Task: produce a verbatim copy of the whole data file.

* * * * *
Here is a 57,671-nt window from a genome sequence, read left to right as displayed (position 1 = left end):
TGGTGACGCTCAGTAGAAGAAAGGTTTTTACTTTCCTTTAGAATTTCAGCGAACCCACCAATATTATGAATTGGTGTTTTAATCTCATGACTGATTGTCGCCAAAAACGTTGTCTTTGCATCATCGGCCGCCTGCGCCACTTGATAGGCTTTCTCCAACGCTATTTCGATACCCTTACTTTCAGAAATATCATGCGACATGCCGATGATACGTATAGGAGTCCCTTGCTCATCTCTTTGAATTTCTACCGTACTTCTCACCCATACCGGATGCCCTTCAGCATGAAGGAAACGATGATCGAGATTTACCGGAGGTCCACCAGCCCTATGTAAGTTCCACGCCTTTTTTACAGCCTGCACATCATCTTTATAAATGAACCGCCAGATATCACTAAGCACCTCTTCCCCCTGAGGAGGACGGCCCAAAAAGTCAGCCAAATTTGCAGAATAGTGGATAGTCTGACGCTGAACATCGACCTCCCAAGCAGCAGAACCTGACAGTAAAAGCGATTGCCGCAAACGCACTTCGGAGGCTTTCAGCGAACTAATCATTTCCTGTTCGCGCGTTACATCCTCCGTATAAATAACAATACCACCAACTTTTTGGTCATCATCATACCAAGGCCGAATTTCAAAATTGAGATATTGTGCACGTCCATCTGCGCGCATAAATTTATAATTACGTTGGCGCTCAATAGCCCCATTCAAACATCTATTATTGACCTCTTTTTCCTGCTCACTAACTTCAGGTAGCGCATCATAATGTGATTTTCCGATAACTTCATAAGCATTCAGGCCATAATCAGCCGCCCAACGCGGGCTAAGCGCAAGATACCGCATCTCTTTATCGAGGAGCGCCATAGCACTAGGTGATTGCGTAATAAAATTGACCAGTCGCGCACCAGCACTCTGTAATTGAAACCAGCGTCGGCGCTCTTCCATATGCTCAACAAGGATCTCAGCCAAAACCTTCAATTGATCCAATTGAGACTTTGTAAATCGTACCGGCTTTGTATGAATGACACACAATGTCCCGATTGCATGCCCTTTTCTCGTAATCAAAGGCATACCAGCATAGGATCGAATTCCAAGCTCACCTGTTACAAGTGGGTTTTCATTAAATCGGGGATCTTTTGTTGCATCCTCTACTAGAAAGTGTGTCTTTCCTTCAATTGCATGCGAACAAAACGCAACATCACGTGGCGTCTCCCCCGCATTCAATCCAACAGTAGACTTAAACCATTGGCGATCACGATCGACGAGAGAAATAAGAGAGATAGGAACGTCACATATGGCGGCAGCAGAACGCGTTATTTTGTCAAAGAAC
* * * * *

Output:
Here is a 57,671-nt window from a genome sequence, read left to right as displayed (position 1 = left end):
TGGTGACGCTCAGTAGAAGAAAGGTTTTTACTTTCCTTTAGAATTTCAGCGAACCCACCAATATTATGAATTGGTGTTTTAATCTCATGACTGATTGTCGCCAAAAACGTTGTCTTTGCATCATCGGCCGCCTGCGCCACTTGATAGGCTTTCTCCAACGCTATTTCGATACCCTTACTTTCAGAAATATCATGCGACATGCCGATGATACGTATAGGAGTCCCTTGCTCATCTCTTTGAATTTCTACCGTACTTCTCACCCATACCGGATGCCCTTCAGCATGAAGGAAACGATGATCGAGATTTACCGGAGGTCCACCAGCCCTATGTAAGTTCCACGCCTTTTTTACAGCCTGCACATCATCTTTATAAATGAACCGCCAGATATCACTAAGCACCTCTTCCCCCTGAGGAGGACGGCCCAAAAAGTCAGCCAAATTTGCAGAATAGTGGATAGTCTGACGCTGAACATCGACCTCCCAAGCAGCAGAACCTGACAGTAAAAGCGATTGCCGCAAACGCACTTCGGAGGCTTTCAGCGAACTAATCATTTCCTGTTCGCGCGTTACATCCTCCGTATAAATAACAATACCACCAACTTTTTGGTCATCATCATACCAAGGCCGAATTTCAAAATTGAGATATTGTGCACGTCCATCTGCGCGCATAAATTTATAATTACGTTGGCGCTCAATAGCCCCATTCAAACATCTATTATTGACCTCTTTTTCCTGCTCACTAACTTCAGGTAGCGCATCATAATGTGATTTTCCGATAACTTCATAAGCATTCAGGCCATAATCAGCCGCCCAACGCGGGCTAAGCGCAAGATACCGCATCTCTTTATCGAGGAGCGCCATAGCACTAGGTGATTGCGTAATAAAATTGACCAGTCGCGCACCAGCACTCTGTAATTGAAACCAGCGTCGGCGCTCTTCCATATGCTCAACAAGGATCTCAGCCAAAACCTTCAATTGATCCAATTGAGACTTTGTAAATCGTACCGGCTTTGTATGAATGACACACAATGTCCCGATTGCATGCCCTTTTCTCGTAATCAAAGGCATACCAGCATAGGATCGAATTCCAAGCTCACCTGTTACAAGTGGGTTTTCATTAAATCGGGGATCTTTTGTTGCATCCTCTACTAGAAAGTGTGTCTTTCCTTCAATTGCATGCGAACAAAACGCAACATCACGTGGCGTCTCCCCCGCATTCAATCCAACAGTAGACTTAAACCATTGGCGATCACGATCGACGAGAGAAATAAGAGAGATAGGAACGTCACATATGGCGGCAGCAGAACGCGTTATTTTGTCAAAGAAC